And Systematic: The Relation between Biblical and Systematic Theology, Part 1

Since Matt and Luke were gracious enough to let me join their online musings here, we have added an important modification to the subtitle of the blog. The aim here is to offer reflections on “biblical and systematic theology according to the scriptures.” To be sure, the other contributors were already doing systematic theology before I arrived—indeed, some pretty sophisticated systematic theology—in the sense that they were applying Scripture to Christian belief and practice. So hopefully the addition of a systematician to the blog will only continue the much-needed task of understanding Scripture on its own terms and then developing faithful ways of speaking and acting in light of this biblical framework. My first couple of posts here will explore the relationship between these two theological disciplines: biblical theology (BT), on the one hand, which attends to the storyline of Scripture in all of its unity and diversity, and systematic theology (ST), on the other, which seeks to articulate Christian doctrine on the basis of this biblical narrative in changing cultural contexts. In this first post, I explore the ways in which our ST influences our BT. Don’t expect anything groundbreaking here. My dependence upon the excellent work of others on this issue will be plain. These posts are simply an attempt to summarize some the most salient points, as I see them, about the bi-directional traffic between these two theological sub-disciplines.

The relation between BT and ST is a two-way street. Our ST informs and shapes our BT, and our BT in turn corrects and reshapes our ST. The relationship between BT and ST can be conceived of in terms of what hermeneutical philosophers call the “hermeneutic circle.” When we read any text, we bring certain assumptions about the text to the task of interpretation. As we read the parts of the text, we find our assumptions of the whole being reshaped—indeed, if we are reading rightly, we will find ourselves being reshaped by our interaction with the text. So there is a dialectical relationship between the parts and the whole and between the horizon of the text and the horizon of the reader. This is not to say that readers change the meaning of the text; the text’s authorially intended meaning remains the stable variable in the hermeneutical equation. But we have no access to the author’s intention apart from our own personal and communal interaction with the text that the author has given us.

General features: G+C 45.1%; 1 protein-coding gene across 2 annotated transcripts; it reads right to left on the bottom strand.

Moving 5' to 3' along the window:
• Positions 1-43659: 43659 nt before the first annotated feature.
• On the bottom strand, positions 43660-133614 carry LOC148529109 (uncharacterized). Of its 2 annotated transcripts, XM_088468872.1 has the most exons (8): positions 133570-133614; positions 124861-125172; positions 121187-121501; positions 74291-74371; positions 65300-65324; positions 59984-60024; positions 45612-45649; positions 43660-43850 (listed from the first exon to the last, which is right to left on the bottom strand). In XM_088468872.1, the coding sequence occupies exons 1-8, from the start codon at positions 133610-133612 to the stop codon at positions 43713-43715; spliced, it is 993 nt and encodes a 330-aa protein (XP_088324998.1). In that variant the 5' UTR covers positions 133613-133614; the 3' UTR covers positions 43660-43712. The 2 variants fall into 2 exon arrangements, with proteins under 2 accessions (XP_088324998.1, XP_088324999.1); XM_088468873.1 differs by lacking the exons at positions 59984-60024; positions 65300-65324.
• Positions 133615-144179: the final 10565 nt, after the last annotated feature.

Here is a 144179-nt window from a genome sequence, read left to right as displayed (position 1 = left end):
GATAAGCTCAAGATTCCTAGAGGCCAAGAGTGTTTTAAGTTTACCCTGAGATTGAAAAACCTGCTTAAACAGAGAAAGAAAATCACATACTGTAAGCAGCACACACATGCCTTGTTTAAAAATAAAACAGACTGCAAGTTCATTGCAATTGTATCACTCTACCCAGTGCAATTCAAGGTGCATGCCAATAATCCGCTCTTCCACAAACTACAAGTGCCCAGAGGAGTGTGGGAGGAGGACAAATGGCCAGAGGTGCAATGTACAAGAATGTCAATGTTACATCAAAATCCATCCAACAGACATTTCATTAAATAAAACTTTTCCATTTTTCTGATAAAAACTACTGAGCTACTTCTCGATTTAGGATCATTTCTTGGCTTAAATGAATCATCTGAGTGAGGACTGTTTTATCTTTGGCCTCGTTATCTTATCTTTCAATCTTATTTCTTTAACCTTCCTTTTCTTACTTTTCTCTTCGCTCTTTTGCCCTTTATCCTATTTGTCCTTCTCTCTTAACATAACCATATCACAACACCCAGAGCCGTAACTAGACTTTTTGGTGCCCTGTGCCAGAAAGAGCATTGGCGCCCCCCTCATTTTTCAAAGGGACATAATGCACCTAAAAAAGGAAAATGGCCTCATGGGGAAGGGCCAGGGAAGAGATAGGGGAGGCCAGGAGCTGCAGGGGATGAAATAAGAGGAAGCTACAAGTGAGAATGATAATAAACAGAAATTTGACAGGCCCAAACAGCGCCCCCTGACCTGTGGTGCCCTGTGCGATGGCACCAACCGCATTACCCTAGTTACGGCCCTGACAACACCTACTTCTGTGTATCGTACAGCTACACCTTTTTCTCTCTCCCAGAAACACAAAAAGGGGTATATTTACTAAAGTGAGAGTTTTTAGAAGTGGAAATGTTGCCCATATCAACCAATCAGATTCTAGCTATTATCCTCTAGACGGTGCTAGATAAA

BT and ST relate in a similar fashion. Every interpreter of Scripture comes to the task of interpretation with a ST already in place. It may not be fully developed. It may not be consciously held or acknowledged. But no one comes to the text as a tabula rasa, a blank slate. Instead, we come to the text with an already-formed understanding of God, humanity, sin, salvation, and so forth. Carl Henry once quipped that there are two kinds of presuppositionalists: those who admit it and those who don’t. If this is the case, then the best course of action is to be honest about our presuppositions—to lay our theological cards on the table, so to speak—rather than accepting the modernist illusion that we can simply do exegesis in any kind of objective or neutral fashion.

This understanding of the intimate relation between BT and ST reveals the weaknesses of one common way of conceiving the two disciplines. Gerhardus Vos is well-known for his distinction between BT and ST:

There is no difference in that one [of the two disciplines] would be more closely bound to the Scriptures than the other. In this they are wholly alike. Nor does the difference lie in this that the one transforms the biblical material, whereas the other would leave it unmodified. Both equally make the truth deposited in the Bible undergo a transformation: but the difference arises from the fact that the principle by which the transformation is effected differs in each case. In biblical theology this principle is one of historical, in systematic theology it is one of logical construction. Biblical theology draws a line of development. Systematic theology draws a circle (Vos, Biblical Theology, 24-25).